• [0042]
    The diaper 20 may be of various suitable shapes. For example, the diaper may have an overall rectangular shape, T-shape or an approximately hour-glass shape. In the shown embodiment, the diaper 20 has a generally I-shape. The diaper 20 further has a longitudinal direction 48, and a lateral direction 50. Other suitable components which may be incorporated on absorbent articles of the present invention may include waist flaps and the like which are generally known to those skilled in the art. Examples of diaper configurations suitable for use in connection with the instant invention which may include other components suitable for use on diapers are described in U.S. Pat. No. 4,798,603 issued Jan. 17, 1989 to Meyer et al.; U.S. Pat. No. 5,176,668 issued Jan. 5, 1993 to Bernardin; U.S. Pat. No. 5,176,672 issued Jan. 5, 1993 to Bruemmer et al.; U.S. Pat. No. 5,192,606 issued Mar. 9, 1993 to Proxmire et al.; and U.S. Pat. No. 5,509,915 issued Apr. 23, 1996 to Hanson et al.
  • [0043]
    The various components of the diaper 20 are assembled together employing various types of suitable attachment means, such as adhesive, ultrasonic bonds, thermal bonds or combinations thereof. In the shown embodiment, for example, the topsheet 32 and backsheet 30 may be assembled to each other and to the liquid retention structure 34 with lines of adhesive, such as a hot melt, pressure-sensitive adhesive. Similarly, other diaper components, such as the elastic members 36 and 38, fastening members 40, and surge layer 44 may be assembled into the article by employing the above-identified attachment mechanisms.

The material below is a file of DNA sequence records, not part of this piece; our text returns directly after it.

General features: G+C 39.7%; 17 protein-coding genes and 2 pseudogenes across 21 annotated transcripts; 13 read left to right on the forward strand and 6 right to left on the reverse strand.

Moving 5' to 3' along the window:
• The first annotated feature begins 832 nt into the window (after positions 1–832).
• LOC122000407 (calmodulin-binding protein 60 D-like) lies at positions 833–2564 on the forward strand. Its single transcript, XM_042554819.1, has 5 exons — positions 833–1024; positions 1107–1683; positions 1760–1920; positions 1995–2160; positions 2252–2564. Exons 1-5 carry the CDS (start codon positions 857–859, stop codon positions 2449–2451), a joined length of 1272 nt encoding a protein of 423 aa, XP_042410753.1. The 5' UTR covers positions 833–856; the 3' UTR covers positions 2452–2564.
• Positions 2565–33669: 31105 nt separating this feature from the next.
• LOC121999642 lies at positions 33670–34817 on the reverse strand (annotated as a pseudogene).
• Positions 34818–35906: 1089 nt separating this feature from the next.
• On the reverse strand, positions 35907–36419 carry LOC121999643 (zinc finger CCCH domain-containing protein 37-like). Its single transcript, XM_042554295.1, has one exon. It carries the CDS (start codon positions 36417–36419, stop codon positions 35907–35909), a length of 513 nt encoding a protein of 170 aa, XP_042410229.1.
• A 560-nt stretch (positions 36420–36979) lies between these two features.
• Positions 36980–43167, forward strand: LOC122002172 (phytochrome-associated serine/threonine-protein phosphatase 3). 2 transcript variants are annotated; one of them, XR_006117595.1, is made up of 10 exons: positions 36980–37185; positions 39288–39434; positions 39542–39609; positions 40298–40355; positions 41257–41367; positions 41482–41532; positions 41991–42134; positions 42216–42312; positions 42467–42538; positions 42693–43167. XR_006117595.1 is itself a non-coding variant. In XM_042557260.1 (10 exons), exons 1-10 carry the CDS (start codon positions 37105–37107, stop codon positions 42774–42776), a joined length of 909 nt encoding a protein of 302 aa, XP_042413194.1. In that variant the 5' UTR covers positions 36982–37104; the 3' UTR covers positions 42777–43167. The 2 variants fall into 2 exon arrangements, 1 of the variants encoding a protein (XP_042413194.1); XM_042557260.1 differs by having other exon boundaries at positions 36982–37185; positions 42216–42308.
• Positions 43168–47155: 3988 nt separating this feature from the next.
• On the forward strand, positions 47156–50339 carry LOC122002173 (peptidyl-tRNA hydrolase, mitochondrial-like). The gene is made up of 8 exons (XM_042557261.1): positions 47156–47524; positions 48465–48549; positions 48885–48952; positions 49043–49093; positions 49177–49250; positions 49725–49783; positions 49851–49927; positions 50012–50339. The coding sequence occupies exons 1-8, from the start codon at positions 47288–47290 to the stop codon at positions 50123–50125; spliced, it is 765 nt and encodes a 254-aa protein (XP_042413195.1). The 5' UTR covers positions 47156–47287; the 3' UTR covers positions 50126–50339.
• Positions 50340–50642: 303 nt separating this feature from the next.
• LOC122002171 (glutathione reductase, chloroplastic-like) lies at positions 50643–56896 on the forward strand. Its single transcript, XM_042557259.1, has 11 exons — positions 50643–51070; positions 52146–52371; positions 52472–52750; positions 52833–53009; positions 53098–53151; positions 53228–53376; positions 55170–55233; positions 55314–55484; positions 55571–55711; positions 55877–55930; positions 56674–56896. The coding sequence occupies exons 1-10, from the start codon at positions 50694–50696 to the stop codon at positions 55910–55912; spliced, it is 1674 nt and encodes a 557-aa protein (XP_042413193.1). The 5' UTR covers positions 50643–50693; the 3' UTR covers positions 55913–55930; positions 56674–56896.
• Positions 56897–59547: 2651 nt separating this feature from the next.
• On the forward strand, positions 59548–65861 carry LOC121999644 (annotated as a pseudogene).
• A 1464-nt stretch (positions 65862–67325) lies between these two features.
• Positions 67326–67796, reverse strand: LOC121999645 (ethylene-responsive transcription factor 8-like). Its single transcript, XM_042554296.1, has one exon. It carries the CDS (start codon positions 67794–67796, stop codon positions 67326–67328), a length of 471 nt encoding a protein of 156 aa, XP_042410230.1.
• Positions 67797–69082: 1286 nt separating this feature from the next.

• [0044]
    The illustrated diaper 20 includes a distinctive waistband structure formed by applying an elastomeric 38 to at least the backsheet 30. As known in the art, the backsheet 30 generally includes a fabric or material layer which may be operatively attached or otherwise joined to the other diaper layers to extend over a major portion of the outward surface of the diaper. According to the present invention, the waistband structure is formed by applying an elastomeric to that layer of the diaper which is neckable to a narrowed lateral dimension and which can resume its wider original lateral dimension upon removal of the necking force. At least portions of the backsheet 30 in the waistband area are not affixed to non-neckable portions of the diaper or otherwise restricted from extending and reexpanding. It will occur to the person having ordinary skill in the art that if the backsheet is not used in conjunction with the diaper waistband, other layers used in the construction of a diaper may be similarly utilized according to the precepts of the present invention. Generally, it is desirable for simplicity of construction that the backsheet 30 remains the structural unit of choice for applying the waistband elastomeric in the making of diapers according to the present invention.
  • [0045]